This was a court solidarity success.  But now we all must stand in solidarity with anyone else who faces charges related to Standing Rock.  The authorities can’t deal with all these cases, but they would like to make an example of someone.  Judge Merrick, who was scheduled to be my trial judge, threw a 27-year old man and a 64-year old woman in jail a couple of weeks ago. They weren’t even given time to get their affairs in order, but were remanded to jail immediately.  See more about these cases here.

Meanwhile, Chase Iron Eyes, a Lakota who grew up on the Standing Rock Reservation, is being charged with inciting a riot, and he faces five years in jail, despite the fact that Standing Rock was a strictly peaceful and prayerful encampment.  See a short film about his case and sign the petition to drop his charges here.

Meanwhile, a federal judge has ruled that the Dakota Access Pipeline was constructed illegally and is pumping oil illegally.  The fight is not over yet.

Thanks to all who gave so generously to my three local friends and I to help us raise money for our legal fees.  Because we don’t have to go back to North Dakota for trials, we have extra money left over, which we will split between the Water Protectors Legal Collective and the Freshet Collective.  If you donate to these organizations, you support other people facing trials for charges related to Standing Rock as well.

As I wrote in Love in a Time of Climate Change:

“Regardless of the outcome of the struggle, Standing Rock has become a symbol of Indigenous resistance to the degradation of creation for the sake of profit. It is also a model that will be replicated as people seek to protect the rights of Native people and the gifts of creation in this critical time. Standing Rock represents the much larger struggle of bringing peace, justice, and healing to the earth. It demonstrates that when people come together in peace and in prayer, there is hope that creation may be protected and justice may prevail against the principalities and powers of this and any age.”

See Sharon’s previous blog posts about Standing Rock and resistance to the Dakota Access Pipeline in North Dakota.

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Standing Rock Victory and Trial Updates

Progressive Christian Action Blog

Standing Rock Victory and Trial Updates

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People who have supported the Standing Rock Sioux in their struggle against the Dakota Access Pipeline are celebrating a victory, as we hear the news that a federal judge ruled on June 14 that the Army Corps of Engineers must review the permits that allowed the pipeline to go through.  President Donald Trump had signed executive orders speeding up the approval process of both the DAPL and the Keystone XL pipelines, but this ruling is yet another example of Trump Administration policies that do not stand up under scrutiny by the courts.  Fortunately, there are still judges who rule based on laws to protect people’s rights and the commons, laws that were often put in place through the democratic process fueled by people power.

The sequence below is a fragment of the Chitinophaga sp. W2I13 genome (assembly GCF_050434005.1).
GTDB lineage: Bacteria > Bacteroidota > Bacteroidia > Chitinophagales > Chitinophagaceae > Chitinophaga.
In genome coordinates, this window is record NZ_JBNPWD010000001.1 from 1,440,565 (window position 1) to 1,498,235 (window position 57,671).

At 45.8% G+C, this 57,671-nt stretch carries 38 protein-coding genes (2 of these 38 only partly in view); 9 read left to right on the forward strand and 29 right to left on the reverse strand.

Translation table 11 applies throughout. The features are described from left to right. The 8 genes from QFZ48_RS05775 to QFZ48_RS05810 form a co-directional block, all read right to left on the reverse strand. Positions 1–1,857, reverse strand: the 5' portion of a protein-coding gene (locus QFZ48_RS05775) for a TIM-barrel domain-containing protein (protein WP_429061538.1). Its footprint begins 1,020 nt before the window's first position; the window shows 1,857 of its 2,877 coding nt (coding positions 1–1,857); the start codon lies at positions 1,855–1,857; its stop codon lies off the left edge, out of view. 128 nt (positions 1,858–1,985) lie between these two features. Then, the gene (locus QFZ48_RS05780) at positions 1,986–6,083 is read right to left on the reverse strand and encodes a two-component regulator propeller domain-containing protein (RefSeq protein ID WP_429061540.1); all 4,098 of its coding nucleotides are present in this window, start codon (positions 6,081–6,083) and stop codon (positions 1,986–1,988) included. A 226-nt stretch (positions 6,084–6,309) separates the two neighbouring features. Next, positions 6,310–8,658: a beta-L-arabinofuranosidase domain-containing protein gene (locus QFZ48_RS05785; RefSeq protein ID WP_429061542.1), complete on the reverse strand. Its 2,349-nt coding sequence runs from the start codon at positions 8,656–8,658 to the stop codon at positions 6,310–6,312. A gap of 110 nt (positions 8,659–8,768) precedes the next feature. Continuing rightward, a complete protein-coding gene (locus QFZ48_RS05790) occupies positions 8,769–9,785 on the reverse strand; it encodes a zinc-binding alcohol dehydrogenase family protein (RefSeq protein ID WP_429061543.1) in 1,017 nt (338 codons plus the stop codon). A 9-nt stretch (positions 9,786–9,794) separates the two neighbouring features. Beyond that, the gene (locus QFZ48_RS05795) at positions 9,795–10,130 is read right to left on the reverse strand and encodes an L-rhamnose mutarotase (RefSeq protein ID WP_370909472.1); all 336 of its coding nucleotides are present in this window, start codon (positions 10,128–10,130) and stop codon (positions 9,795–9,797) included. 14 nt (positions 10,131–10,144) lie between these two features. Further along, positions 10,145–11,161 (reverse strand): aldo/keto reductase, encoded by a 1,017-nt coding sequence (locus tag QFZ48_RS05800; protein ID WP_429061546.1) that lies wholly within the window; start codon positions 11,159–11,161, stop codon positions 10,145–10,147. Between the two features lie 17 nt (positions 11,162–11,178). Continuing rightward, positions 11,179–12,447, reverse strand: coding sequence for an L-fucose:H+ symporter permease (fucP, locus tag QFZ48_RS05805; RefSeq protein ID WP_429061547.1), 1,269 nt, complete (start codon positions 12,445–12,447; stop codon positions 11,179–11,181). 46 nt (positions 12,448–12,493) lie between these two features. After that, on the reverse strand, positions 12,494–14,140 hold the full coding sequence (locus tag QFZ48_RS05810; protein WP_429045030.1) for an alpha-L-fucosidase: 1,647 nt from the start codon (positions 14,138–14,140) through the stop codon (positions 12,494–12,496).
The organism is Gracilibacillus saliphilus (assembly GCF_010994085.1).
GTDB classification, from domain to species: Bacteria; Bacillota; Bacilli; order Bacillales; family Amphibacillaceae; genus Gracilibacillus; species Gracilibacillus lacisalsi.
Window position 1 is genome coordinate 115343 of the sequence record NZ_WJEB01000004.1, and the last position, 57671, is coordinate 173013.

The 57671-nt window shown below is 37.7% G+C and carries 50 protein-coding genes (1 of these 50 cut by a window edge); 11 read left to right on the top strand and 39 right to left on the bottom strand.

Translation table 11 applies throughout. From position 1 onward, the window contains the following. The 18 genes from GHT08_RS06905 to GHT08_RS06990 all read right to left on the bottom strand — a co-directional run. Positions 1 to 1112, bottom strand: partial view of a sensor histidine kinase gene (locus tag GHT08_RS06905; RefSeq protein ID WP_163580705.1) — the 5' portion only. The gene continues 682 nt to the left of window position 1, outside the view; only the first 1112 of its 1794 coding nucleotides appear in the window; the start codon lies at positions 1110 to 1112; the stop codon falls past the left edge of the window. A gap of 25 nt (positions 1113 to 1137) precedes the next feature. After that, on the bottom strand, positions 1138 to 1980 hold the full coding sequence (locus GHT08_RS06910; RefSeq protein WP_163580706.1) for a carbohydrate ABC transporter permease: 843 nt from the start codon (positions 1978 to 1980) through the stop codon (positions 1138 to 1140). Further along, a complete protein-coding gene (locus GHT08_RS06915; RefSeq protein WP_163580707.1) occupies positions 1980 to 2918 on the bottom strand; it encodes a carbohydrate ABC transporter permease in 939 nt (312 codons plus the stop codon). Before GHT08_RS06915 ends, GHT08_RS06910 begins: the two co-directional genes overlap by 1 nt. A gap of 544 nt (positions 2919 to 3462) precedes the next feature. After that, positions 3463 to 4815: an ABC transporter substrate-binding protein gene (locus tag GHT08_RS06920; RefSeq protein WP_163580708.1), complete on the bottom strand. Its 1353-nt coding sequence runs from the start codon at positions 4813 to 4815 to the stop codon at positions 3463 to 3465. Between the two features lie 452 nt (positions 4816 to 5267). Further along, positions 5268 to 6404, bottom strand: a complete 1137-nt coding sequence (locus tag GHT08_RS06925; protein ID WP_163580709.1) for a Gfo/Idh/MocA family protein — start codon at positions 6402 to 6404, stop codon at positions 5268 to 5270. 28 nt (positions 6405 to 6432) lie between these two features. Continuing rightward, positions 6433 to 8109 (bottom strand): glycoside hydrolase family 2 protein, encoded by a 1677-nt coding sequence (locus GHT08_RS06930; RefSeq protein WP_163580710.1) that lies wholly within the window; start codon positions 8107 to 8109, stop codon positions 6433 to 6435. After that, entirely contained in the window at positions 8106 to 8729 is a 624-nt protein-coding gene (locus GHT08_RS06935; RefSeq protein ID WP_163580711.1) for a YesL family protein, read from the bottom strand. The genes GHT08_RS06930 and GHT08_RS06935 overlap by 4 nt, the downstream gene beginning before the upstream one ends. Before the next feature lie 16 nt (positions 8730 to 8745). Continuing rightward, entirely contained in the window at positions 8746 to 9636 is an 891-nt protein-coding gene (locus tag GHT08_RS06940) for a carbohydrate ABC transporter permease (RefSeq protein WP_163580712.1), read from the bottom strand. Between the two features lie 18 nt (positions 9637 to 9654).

Trials against water protectors and allies who stood with them are proceeding.  Many have been dismissed.  Standing Rock Chairman David Archambault II and Council member Dana Yellow Fat were acquitted by a jury.  The trials of those of us who travelled to Standing Rock from Nevada County have been postponed until November or December.  My trial is now scheduled for December 8.  Our lawyers are still working with the  Water Protectors Legal Collective, the organization that bailed me out after spending four days in Burleigh County Jail.

I join my prayers with the Standing Rock Tribe and with people around the world in joy at this partial victory and in hope that justice will prevail.  In words from my new book, Love in a Time of Climate Change,:  “Regardless of the outcome of this struggle, Standing Rock has become a symbol of Indigenous resistance to the degradation of creation for the sake of profit. It is also a model that will be replicated as people seek to protect the rights of Native peoples and the gifts of creation in this critical time. Standing Rock represents the much larger struggle of bringing peace, justice, and healing to the earth. It demonstrates that when people come together in peace and in prayer, there is hope that creation may be protected and justice may prevail against the principalities and powers of this and any age.”

See more of Sharon’s blog posts related to Standing Rock, including posts about her arrest and upcoming trial. 

Read the full excerpt, Indigenous Resistance and Standing Rock here, from Love in a Time of Climate Change.

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God Bless the Grass


I’ve been singing two songs lately that use images of the earth to carry a message of hope in the face of despair.  The first song is “Now the Green Blade Rises,” a traditional Easter hymn.  The second song, “God Bless the Grass,” is by singer-songwriter and social justice activist Malvina Reynolds.  Both songs present the key message of Easter:  love overcomes violence, life overcomes death.

Listen to this version of “Now the Green Blade Rises” by the Smoke Fairies.  

Now the Green Blade Rises

Now the green blade rises from the buried grain,
Wheat that in the dark earth many years has lain;
Love lives again, that with the dead has been:
Love is come again, like wheat that springs up green.

In the grave they laid Him, Love Whom we had slain,
Thinking that He’d never wake to life again,
Laid in the earth like grain that sleeps unseen: